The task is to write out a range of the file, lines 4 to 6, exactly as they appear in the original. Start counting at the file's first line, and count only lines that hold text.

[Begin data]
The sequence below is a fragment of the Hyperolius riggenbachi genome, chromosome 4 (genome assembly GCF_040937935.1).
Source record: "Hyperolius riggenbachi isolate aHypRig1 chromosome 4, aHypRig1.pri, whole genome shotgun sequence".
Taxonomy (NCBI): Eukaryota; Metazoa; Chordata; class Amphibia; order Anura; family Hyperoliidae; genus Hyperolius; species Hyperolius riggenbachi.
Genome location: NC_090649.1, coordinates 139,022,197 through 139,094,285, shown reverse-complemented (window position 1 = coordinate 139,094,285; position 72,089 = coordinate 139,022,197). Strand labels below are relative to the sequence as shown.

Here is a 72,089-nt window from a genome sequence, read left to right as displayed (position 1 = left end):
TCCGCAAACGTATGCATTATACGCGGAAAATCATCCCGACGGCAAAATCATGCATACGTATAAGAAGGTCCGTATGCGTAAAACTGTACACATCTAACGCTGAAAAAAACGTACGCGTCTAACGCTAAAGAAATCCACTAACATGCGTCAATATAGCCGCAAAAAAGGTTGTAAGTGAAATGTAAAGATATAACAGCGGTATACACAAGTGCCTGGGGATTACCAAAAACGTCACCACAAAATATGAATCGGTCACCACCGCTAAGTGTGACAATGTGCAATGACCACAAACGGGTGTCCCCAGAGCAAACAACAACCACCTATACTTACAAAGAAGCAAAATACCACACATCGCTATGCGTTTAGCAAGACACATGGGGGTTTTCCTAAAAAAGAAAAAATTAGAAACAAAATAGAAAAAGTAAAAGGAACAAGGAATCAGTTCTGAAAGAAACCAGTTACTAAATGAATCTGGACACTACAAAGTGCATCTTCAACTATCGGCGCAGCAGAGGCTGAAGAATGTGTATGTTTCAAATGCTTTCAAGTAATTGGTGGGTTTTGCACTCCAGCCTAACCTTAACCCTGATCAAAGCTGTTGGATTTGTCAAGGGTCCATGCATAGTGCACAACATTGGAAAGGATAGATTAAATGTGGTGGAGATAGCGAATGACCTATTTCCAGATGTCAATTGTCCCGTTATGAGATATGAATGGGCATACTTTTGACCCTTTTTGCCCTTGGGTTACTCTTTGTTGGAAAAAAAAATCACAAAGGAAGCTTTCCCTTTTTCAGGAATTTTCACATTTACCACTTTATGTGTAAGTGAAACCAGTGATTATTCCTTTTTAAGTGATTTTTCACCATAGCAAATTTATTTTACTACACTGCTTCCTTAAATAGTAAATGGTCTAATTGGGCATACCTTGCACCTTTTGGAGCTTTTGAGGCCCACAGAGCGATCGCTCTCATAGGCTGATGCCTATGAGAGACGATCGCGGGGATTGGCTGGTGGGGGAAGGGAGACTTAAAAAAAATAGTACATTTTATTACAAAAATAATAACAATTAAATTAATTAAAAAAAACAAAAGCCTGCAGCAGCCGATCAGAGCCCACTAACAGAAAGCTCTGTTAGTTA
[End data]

Genome location: NC_090649.1, coordinates 139,022,197 through 139,094,285, shown reverse-complemented (window position 1 = coordinate 139,094,285; position 72,089 = coordinate 139,022,197). Strand labels below are relative to the sequence as shown.

Here is a 72,089-nt window from a genome sequence, read left to right as displayed (position 1 = left end):
TCCGCAAACGTATGCATTATACGCGGAAAATCATCCCGACGGCAAAATCATGCATACGTATAAGAAGGTCCGTATGCGTAAAACTGTACACATCTAACGCTGAAAAAAACGTACGCGTCTAACGCTAAAGAAATCCACTAACATGCGTCAATATAGCCGCAAAAAAGGTTGTAAGTGAAATGTAAAGATATAACAGCGGTATACACAAGTGCCTGGGGATTACCAAAAACGTCACCACAAAATATGAATCGGTCACCACCGCTAAGTGTGACAATGTGCAATGACCACAAACGGGTGTCCCCAGAGCAAACAACAACCACCTATACTTACAAAGAAGCAAAATACCACACATCGCTATGCGTTTAGCAAGACACATGGGGGTTTTCCTAAAAAAGAAAAAATTAGAAACAAAATAGAAAAAGTAAAAGGAACAAGGAATCAGTTCTGAAAGAAACCAGTTACTAAATGAATCTGGACACTACAAAGTGCATCTTCAACTATCGGCGCAGCAGAGGCTGAAGAATGTGTATGTTTCAAATGCTTTCAAGTAATTGGTGGGTTTTGCACTCCAGCCTAACCTTAACCCTGATCAAAGCTGTTGGATTTGTCAAGGGTCCATGCATAGTGCACAACATTGGAAAGGATAGATTAAATGTGGTGGAGATAGCGAATGACCTATTTCCAGATGTCAATTGTCCCGTTATGAGATATGAATGGGCATACTTTTGACCCTTTTTGCCCTTGGGTTACTCTTTGTTGGAAAAAAAAATCACAAAGGAAGCTTTCCCTTTTTCAGGAATTTTCACATTTACCACTTTATGTGTAAGTGAAACCAGTGATTATTCCTTTTTAAGTGATTTTTCACCATAGCAAATTTATTTTACTACACTGCTTCCTTAAATAGTAAATGGTCTAATTGGGCATACCTTGCACCTTTTGGAGCTTTTGAGGCCCACAGAGCGATCGCTCTCATAGGCTGATGCCTATGAGAGACGATCGCGGGGATTGGCTGGTGGGGGAAGGGAGACTTAAAAAAAATAGTACATTTTATTACAAAAATAATAACAATTAAATTAATTAAAAAAAACAAAAGCCTGCAGCAGCCGATCAGAGCCCACTAACAGAAAGCTCTGTTAGTTA